Zaron Cosmetics recently launched their liquid concealers, and I was so excited about this launch that I bought it with my own money and had someone DHL it to me all the way to obodo oyibo, cos I’m not in Lagos at the moment. Yes, it was that deep! So was it worth it? Read on to find out!
This concealer comes in three side-eye worthy shades – more on that later – and it does not make any claims beyond being a “liquid concealer/highlighter”.
The first thing that stood out to me was the strange brush-tip wand. Where most concealers have a doe-foot applicator, this had a brush applicator, which I initially found weird, but I actually ended up liking it.
Zaron Cosmetics Liquid Concealer Review
Because this has no product claims, I’m just going to go ahead and share my thoughts on the concealer. I found this to be a light coverage concealer, medium at best, that really provided a great brightening effect to the under eye. I found it to be decent at controlling oil, but not drying. It had a slight fragrance that was not unpleasant. It did not settle into the lines under my eyes. It did not feel heavy or look cakey on the skin.
By the end of the day, it had faded a little bit, which is to be expected.
If you like a natural looking, light coverage concealer, I believe you’re going to enjoy this. I am very pleased with the undertones of this concealer, and it is truly impressive for costing only N1550.
I’m not sure why this is not available from the brand website, but I got mine from Girly Essentials.
COLORISM IN THE BEAUTY INDUSTRY IN NIGERIA.
However, I must admit a have one major gripe with it. There are only three shades. I wear the darkest shade as a bright highlight. I uploaded my video on this foundation before I typed up the blog post, and the comments I got on that video say the same thing; that Zaron has a history of excluding darker skin tones in their complexion products. This is bad enough without context, but when you acknowledge the fact that this is a Nigerian brand, selling to women in Nigeria, Ghana, and a few other African countries, it becomes downright confusing. How are you going to make products that exclude the majority of your demographic? I am not understanding.
I’ve had two deeper skinned blogger friends complain to me that they have no shade in this product. My best friend, who is slightly darker than me, doesn’t have a shade here either.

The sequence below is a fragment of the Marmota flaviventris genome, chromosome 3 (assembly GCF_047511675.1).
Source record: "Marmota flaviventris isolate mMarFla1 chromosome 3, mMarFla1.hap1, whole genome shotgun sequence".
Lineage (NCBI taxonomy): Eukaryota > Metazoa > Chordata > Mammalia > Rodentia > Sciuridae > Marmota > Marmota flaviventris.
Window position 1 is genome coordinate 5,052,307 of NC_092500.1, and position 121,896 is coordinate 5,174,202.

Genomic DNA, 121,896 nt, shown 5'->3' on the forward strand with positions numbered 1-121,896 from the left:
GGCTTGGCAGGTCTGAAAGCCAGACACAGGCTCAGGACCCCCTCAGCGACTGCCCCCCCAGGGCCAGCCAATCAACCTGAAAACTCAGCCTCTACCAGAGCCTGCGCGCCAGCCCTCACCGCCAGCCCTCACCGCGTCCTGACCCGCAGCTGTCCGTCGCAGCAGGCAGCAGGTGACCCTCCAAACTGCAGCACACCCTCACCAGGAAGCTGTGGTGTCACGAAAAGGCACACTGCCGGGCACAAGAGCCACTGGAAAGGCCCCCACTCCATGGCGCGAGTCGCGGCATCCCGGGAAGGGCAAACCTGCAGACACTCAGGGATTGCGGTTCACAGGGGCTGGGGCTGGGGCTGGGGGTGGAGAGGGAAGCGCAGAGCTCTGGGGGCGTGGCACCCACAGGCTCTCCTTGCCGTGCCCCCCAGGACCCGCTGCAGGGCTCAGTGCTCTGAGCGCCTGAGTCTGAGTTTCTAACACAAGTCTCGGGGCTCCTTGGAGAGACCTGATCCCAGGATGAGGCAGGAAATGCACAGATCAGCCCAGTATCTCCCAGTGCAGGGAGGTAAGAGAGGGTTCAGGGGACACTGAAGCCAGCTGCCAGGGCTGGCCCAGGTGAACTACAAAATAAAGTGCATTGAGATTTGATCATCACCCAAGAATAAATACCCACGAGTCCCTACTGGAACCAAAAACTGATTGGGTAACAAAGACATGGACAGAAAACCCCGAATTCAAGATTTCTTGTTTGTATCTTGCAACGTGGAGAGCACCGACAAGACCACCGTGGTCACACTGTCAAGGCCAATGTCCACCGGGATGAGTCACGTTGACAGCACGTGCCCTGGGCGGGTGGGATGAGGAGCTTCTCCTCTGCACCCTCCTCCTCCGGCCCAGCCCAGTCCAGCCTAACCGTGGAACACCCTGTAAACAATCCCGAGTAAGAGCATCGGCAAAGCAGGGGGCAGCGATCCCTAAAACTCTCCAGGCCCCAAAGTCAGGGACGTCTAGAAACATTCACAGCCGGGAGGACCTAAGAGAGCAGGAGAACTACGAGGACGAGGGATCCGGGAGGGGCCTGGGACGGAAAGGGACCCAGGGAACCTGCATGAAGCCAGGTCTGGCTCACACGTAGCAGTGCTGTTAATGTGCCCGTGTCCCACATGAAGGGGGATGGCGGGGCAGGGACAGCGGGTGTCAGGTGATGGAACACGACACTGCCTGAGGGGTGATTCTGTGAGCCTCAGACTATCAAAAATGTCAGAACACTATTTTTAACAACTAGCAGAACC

I know we have a problem here. Light skin is seen as more desirable – an unsavory side effect from our colonial days that we still need to work on – and I understand that sometimes the market is just responding to demand.
I am in the business of cosmetics retail myself, and I constantly get customers who intentionally buy complexion products that are one or two shades lighter than they are, because they feel it will make them look “brighter”. I also notice tons of Nigerian MUAs who use complexion products that are far, far too light for their clients. So I understand that Zaron might just be focusing on what they feel will sell the most.
But, I think times are changing, I think we need to start having these conversations and asking ourselves the hard questions about colorism and some of our “preferences”. I think Zaron should expand their shade range because this is just sad. I’d like to see at the very least, one more darker shade than the current darkest concealer shade.
I’m not trying to shade Zaron, because I know how things can often be misconstrued online. I love the brand and I think they are doing amazing. They’ve been the pioneer brand in the Nigerian beauty industry, and I hope they can lead the way when it comes to making more inclusive shades too.
UPDATE FROM ZARON: New shades of the concealer are in the works, and the shade range for the liquid foundation has been expanded. I believe Deola of OmogeMura tried out one of the new darker foundations in this video, so you can check that out to see how it performed. They also say that they always had darker shades in other formulations, and I thought that might be something you guys would like to know.
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